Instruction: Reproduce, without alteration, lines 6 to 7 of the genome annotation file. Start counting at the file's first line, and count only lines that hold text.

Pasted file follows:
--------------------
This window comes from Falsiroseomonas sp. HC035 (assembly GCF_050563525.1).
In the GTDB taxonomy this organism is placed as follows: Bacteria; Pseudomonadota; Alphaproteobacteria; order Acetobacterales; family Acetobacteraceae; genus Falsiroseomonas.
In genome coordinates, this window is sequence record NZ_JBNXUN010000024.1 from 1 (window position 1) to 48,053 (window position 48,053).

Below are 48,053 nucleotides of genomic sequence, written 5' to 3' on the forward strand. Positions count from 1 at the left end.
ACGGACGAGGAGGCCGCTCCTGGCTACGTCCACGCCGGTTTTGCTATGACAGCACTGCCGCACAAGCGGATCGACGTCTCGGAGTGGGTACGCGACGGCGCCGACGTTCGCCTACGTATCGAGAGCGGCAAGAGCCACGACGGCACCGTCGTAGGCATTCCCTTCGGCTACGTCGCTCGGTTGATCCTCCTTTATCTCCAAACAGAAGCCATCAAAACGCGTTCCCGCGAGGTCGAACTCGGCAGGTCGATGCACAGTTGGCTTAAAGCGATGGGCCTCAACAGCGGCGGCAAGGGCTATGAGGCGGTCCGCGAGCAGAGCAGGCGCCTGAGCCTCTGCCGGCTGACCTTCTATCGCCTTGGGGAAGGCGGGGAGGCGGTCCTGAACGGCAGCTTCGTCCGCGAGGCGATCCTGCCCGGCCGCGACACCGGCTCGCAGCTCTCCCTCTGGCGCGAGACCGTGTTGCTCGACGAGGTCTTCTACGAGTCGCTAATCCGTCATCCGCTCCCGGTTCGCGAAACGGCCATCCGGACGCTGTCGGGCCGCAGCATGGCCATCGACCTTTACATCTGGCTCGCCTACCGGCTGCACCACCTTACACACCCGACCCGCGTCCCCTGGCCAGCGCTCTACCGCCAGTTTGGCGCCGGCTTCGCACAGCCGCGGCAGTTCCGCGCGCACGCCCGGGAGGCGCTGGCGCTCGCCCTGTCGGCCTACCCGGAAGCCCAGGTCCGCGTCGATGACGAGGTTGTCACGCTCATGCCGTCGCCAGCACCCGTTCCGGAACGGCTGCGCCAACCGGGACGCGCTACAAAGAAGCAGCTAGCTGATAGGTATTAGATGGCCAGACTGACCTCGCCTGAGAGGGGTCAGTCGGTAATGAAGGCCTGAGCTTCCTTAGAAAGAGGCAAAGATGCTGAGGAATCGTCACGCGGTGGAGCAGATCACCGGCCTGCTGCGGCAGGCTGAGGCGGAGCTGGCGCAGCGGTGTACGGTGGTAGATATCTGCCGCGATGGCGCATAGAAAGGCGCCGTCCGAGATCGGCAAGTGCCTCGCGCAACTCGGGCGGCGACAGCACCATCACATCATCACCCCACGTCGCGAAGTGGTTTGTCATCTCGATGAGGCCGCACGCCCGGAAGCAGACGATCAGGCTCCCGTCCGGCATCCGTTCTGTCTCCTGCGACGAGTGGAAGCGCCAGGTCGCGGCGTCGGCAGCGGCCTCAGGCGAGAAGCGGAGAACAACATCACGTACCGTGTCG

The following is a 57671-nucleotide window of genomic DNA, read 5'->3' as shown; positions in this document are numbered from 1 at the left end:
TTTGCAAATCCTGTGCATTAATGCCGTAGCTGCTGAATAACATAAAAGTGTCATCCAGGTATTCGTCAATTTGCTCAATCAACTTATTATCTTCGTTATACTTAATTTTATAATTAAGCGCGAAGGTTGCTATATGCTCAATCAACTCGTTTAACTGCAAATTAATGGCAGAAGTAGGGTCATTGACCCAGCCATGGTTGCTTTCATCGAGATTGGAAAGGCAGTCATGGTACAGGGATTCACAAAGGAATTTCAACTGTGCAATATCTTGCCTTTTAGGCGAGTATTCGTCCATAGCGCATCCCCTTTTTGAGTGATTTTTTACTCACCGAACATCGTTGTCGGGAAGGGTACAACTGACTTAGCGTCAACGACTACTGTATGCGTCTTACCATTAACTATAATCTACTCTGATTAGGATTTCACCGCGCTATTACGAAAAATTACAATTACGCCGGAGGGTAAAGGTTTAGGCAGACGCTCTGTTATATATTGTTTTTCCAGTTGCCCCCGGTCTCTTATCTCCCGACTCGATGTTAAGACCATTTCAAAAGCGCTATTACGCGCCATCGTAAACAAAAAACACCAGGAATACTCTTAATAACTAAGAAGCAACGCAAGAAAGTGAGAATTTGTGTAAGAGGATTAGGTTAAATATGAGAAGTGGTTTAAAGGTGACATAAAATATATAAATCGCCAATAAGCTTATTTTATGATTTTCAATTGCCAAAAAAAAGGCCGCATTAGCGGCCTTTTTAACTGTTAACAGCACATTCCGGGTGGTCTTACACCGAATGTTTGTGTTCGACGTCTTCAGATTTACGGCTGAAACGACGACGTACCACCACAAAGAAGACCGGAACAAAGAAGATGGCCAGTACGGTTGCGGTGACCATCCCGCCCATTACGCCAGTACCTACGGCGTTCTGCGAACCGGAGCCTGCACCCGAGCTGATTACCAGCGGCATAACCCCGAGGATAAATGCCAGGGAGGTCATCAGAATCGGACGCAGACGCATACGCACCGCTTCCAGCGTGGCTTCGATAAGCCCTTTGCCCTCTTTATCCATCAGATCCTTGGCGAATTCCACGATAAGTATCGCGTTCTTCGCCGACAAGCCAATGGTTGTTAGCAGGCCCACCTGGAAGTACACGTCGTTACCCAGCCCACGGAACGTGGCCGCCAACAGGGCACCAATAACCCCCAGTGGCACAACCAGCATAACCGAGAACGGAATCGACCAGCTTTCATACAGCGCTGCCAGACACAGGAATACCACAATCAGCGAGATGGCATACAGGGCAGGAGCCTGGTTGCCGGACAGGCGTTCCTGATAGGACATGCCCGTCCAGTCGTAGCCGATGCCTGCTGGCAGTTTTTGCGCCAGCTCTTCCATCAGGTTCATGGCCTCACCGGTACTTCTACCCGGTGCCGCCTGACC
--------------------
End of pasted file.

The following is a 57671-nucleotide window of genomic DNA, read 5'->3' as shown; positions in this document are numbered from 1 at the left end:
TTTGCAAATCCTGTGCATTAATGCCGTAGCTGCTGAATAACATAAAAGTGTCATCCAGGTATTCGTCAATTTGCTCAATCAACTTATTATCTTCGTTATACTTAATTTTATAATTAAGCGCGAAGGTTGCTATATGCTCAATCAACTCGTTTAACTGCAAATTAATGGCAGAAGTAGGGTCATTGACCCAGCCATGGTTGCTTTCATCGAGATTGGAAAGGCAGTCATGGTACAGGGATTCACAAAGGAATTTCAACTGTGCAATATCTTGCCTTTTAGGCGAGTATTCGTCCATAGCGCATCCCCTTTTTGAGTGATTTTTTACTCACCGAACATCGTTGTCGGGAAGGGTACAACTGACTTAGCGTCAACGACTACTGTATGCGTCTTACCATTAACTATAATCTACTCTGATTAGGATTTCACCGCGCTATTACGAAAAATTACAATTACGCCGGAGGGTAAAGGTTTAGGCAGACGCTCTGTTATATATTGTTTTTCCAGTTGCCCCCGGTCTCTTATCTCCCGACTCGATGTTAAGACCATTTCAAAAGCGCTATTACGCGCCATCGTAAACAAAAAACACCAGGAATACTCTTAATAACTAAGAAGCAACGCAAGAAAGTGAGAATTTGTGTAAGAGGATTAGGTTAAATATGAGAAGTGGTTTAAAGGTGACATAAAATATATAAATCGCCAATAAGCTTATTTTATGATTTTCAATTGCCAAAAAAAAGGCCGCATTAGCGGCCTTTTTAACTGTTAACAGCACATTCCGGGTGGTCTTACACCGAATGTTTGTGTTCGACGTCTTCAGATTTACGGCTGAAACGACGACGTACCACCACAAAGAAGACCGGAACAAAGAAGATGGCCAGTACGGTTGCGGTGACCATCCCGCCCATTACGCCAGTACCTACGGCGTTCTGCGAACCGGAGCCTGCACCCGAGCTGATTACCAGCGGCATAACCCCGAGGATAAATGCCAGGGAGGTCATCAGAATCGGACGCAGACGCATACGCACCGCTTCCAGCGTGGCTTCGATAAGCCCTTTGCCCTCTTTATCCATCAGATCCTTGGCGAATTCCACGATAAGTATCGCGTTCTTCGCCGACAAGCCAATGGTTGTTAGCAGGCCCACCTGGAAGTACACGTCGTTACCCAGCCCACGGAACGTGGCCGCCAACAGGGCACCAATAACCCCCAGTGGCACAACCAGCATAACCGAGAACGGAATCGACCAGCTTTCATACAGCGCTGCCAGACACAGGAATACCACAATCAGCGAGATGGCATACAGGGCAGGAGCCTGGTTGCCGGACAGGCGTTCCTGATAGGACATGCCCGTCCAGTCGTAGCCGATGCCTGCTGGCAGTTTTTGCGCCAGCTCTTCCATCAGGTTCATGGCCTCACCGGTACTTCTACCCGGTGCCGCCTGACC